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Abstract

The World Health Organization (WHO) attributes air pollution to 1 in 8 deaths worldwide, where exposure to indoor air pollutants is a significant contributor to incidences of heart disease, respiratory problems, and cancer (WHO, 2014). Since people spend the major part of the day indoors - especially in Qatar -, indoor air quality (IAQ) is a significant factor affecting their overall pollutant exposure via the respiratory-inhalation pathway. IAQ is mainly determined by the geographical location of a building, its proximity to outdoor pollutant sources such as industry, construction activities, traffic or natural pollutant sources (e.g. desert sand particulates), as well as the building characteristics itself (building envelope, air tightness, ventilation/air conditioning system). Indoor sources like decoration and furniture, as well as indoor activities like cleaning and cooking also affect IAQ. Recently, the WHO ranked Qatar second position worldwide of countries with the highest ambient PM2.5 exposure (WHO, 2014). The issue can therefore be regarded as of great significance to public health for the citizens of Qatar, and therefore warrants scientific study and potential mitigation of excessive PM2.5 exposure. In particular, the young citizens of Qatar are especially susceptible to the impacts of PM2.5 inhalation due to their early stage of physiological development. A building can function as a protective shelter for poor outdoor air quality, but without a dedicated IAQ enhancement strategy, buildings may not automatically lead to a reduced indoor exposure to air pollutants, including PM2.5, as well as other potentially harmful pollutants including: oxides of nitrogen and sulphur (NO2, SO2); ozone (O3), natural radiation (radon, Rn); microorganisms (bacteria and fungal spores); a range of volatile organic compounds, and hydrocarbons. This study aimed to characterise IAQ of Qatar's indoor environments, with a particular focus on schools and residences with consideration of outdoor air quality (OAQ) conditions. Simultaneous IAQ/OAQ measurements have been conducted using established reference methods and sampling techniques specifically developed for IAQ studies. PM10, PM2.5 and ultrafine particle concentrations, aerosol size distribution and particle elemental composition have been measured. Volatile organic compounds, aldehydes, NO2, SO2 and O3 were monitored. CO2, temperature and relative humidity were also monitored, and the air exchange rate between indoor and outdoor environments has been assessed. Semi-volatile organic compounds, such as polycyclic aromatic hydrocarbons, phthalates and flame retardants have been quantified in order to identify specific sources of contamination as derived from combustion and/or building material emission sources. Three school classrooms and associated school-pupil homes were selected for conducting IAQ assessments in order to determine pupil exposure levels to air pollutants over a 24-hour period. Volunteers were equipped with personal exposure monitors for determining their location and activity-dependent air pollutant exposure levels. The first measurement campaign of the research project was conducted in May, 2017. Three classrooms were monitored and five residences, as well as the outdoor location in the school's garden. The results indicate that the indoor concentrations of VOCs, aldehydes and PAHs exceeded the outdoor levels, and that pollutants concentration in residences were consistently higher than in the school classrooms. In terms of particulate matter (PM2.5) the opposite trend was observed. The indoor PM2.5 levels were far lower than the reference outdoor concentration. Regarding the comparison of school class rooms and homes, the same trend as in the case of VOCs was observed. Namely, the PM2.5 levels in homes were consistently higher than in the school classrooms. Overall, the results show that indoor environments represent a protective shelter against the outdoor particulate air pollution ion Qatar. The indoor air quality is determined mainly by pollution sources indoors – particularly in residences due to the presence of more intensive and versatile emission sources – including furniture, decorations, use of air refreshers; as well as activity generated emissions by the inhabitants like cooking, cleaning, or smoking. The second measurement campaign will be conducted in December 2017, when new data will be collected under different seasonal conditions i.e. mild temperatures, where buildings typically have more ventilation with the outdoor environment, and where higher ingress of outdoor air pollution may be expected. The authors would like to thank Qatar National Research Fund (QNRF) for funding and supporting this project under the National Priorities Research Program (NPRP) award number NPRP 8-202-3-043.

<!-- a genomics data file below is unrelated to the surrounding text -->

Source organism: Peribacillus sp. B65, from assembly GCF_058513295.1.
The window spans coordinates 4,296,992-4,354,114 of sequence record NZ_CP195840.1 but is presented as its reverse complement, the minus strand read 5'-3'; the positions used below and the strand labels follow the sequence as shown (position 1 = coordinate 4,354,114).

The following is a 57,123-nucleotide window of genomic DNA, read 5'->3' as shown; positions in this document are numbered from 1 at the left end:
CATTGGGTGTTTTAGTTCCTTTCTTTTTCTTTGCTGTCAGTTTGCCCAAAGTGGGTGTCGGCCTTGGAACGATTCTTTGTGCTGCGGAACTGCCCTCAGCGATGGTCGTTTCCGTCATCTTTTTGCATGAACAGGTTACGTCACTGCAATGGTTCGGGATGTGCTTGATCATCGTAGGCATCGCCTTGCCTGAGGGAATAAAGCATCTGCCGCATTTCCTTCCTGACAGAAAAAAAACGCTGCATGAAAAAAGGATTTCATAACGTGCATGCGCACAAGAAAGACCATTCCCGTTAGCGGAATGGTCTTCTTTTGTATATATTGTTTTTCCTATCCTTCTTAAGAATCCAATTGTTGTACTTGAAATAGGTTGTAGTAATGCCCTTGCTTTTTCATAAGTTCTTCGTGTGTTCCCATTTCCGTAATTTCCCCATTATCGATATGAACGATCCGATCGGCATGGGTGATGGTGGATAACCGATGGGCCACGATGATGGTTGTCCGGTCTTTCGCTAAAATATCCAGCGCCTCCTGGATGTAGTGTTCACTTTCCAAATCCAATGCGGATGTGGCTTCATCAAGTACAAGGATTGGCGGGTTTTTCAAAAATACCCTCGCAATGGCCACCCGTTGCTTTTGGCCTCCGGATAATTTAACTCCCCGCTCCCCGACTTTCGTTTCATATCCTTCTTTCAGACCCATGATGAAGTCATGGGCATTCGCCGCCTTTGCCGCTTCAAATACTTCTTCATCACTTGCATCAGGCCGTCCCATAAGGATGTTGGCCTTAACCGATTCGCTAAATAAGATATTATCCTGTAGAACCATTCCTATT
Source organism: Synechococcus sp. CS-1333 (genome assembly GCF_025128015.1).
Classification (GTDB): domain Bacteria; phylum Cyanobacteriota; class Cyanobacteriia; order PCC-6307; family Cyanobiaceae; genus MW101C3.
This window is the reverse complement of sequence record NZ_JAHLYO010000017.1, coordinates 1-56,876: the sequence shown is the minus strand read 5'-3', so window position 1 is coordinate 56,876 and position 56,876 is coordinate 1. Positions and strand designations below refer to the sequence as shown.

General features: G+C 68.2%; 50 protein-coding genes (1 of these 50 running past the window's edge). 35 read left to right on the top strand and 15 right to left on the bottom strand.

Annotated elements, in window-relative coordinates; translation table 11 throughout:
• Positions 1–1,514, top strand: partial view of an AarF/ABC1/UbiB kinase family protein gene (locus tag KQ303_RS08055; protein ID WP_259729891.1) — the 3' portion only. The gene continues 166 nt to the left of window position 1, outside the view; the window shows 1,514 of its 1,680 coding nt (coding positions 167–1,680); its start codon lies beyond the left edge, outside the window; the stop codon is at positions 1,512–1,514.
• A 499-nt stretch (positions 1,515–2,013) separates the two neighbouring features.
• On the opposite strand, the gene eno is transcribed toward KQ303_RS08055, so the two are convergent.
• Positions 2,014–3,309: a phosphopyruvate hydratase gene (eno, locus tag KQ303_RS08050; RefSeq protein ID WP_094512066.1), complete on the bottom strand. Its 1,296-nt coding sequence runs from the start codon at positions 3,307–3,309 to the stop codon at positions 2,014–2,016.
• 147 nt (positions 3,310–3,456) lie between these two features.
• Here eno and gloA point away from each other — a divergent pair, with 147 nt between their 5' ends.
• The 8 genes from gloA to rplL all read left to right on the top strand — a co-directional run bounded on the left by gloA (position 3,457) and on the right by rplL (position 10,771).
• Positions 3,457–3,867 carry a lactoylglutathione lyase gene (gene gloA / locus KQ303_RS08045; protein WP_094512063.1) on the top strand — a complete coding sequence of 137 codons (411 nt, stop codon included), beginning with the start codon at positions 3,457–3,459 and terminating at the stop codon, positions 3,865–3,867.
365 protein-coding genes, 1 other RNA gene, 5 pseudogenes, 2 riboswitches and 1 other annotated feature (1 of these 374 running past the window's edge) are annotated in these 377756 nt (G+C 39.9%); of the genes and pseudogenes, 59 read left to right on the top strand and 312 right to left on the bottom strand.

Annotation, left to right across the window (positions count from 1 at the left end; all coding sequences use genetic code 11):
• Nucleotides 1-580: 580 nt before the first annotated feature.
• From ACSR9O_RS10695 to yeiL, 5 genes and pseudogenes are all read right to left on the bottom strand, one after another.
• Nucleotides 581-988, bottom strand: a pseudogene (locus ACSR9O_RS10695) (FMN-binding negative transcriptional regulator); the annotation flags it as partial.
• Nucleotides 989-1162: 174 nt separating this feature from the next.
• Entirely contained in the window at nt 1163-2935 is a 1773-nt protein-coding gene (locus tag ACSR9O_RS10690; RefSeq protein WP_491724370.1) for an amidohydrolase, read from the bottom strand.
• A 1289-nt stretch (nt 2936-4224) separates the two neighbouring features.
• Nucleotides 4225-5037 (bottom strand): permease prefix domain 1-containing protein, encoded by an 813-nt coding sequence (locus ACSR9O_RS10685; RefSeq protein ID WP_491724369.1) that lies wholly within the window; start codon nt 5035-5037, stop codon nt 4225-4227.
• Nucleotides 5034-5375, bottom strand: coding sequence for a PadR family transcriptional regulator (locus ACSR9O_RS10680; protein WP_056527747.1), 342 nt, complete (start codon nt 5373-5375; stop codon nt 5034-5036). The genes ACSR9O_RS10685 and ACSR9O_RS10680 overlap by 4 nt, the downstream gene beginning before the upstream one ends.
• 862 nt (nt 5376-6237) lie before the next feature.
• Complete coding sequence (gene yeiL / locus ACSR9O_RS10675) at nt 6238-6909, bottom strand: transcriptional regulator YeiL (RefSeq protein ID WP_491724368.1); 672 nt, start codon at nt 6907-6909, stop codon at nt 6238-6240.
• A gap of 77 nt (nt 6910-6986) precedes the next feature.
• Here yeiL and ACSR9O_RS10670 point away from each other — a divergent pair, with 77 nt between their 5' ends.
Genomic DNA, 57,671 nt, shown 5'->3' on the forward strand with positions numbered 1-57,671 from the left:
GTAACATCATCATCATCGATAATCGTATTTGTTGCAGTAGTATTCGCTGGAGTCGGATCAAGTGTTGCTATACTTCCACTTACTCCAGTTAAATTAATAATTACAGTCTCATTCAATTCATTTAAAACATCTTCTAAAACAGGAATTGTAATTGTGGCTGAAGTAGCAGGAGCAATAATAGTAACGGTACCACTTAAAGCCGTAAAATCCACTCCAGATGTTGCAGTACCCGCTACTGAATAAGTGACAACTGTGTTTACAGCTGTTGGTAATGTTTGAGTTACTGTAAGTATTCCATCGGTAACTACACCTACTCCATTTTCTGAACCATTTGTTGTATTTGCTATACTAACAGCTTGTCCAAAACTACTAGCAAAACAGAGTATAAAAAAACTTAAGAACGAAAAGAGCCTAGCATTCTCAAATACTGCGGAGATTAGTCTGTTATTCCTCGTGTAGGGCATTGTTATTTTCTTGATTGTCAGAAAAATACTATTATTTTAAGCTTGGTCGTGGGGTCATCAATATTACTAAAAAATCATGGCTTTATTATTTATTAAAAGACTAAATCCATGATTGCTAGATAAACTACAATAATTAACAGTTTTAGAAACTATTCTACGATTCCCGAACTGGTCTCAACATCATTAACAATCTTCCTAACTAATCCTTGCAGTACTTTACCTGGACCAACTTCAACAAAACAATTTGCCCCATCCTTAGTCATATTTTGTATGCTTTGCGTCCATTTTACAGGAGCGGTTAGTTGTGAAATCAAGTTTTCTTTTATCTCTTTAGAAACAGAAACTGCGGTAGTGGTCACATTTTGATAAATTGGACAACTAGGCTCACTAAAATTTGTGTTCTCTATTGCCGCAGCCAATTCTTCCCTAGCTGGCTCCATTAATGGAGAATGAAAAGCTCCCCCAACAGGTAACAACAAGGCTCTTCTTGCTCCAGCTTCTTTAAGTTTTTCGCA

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/content/papers/10.5339/qfarc.2018.EEPD1052
2018-03-12
2020-07-03
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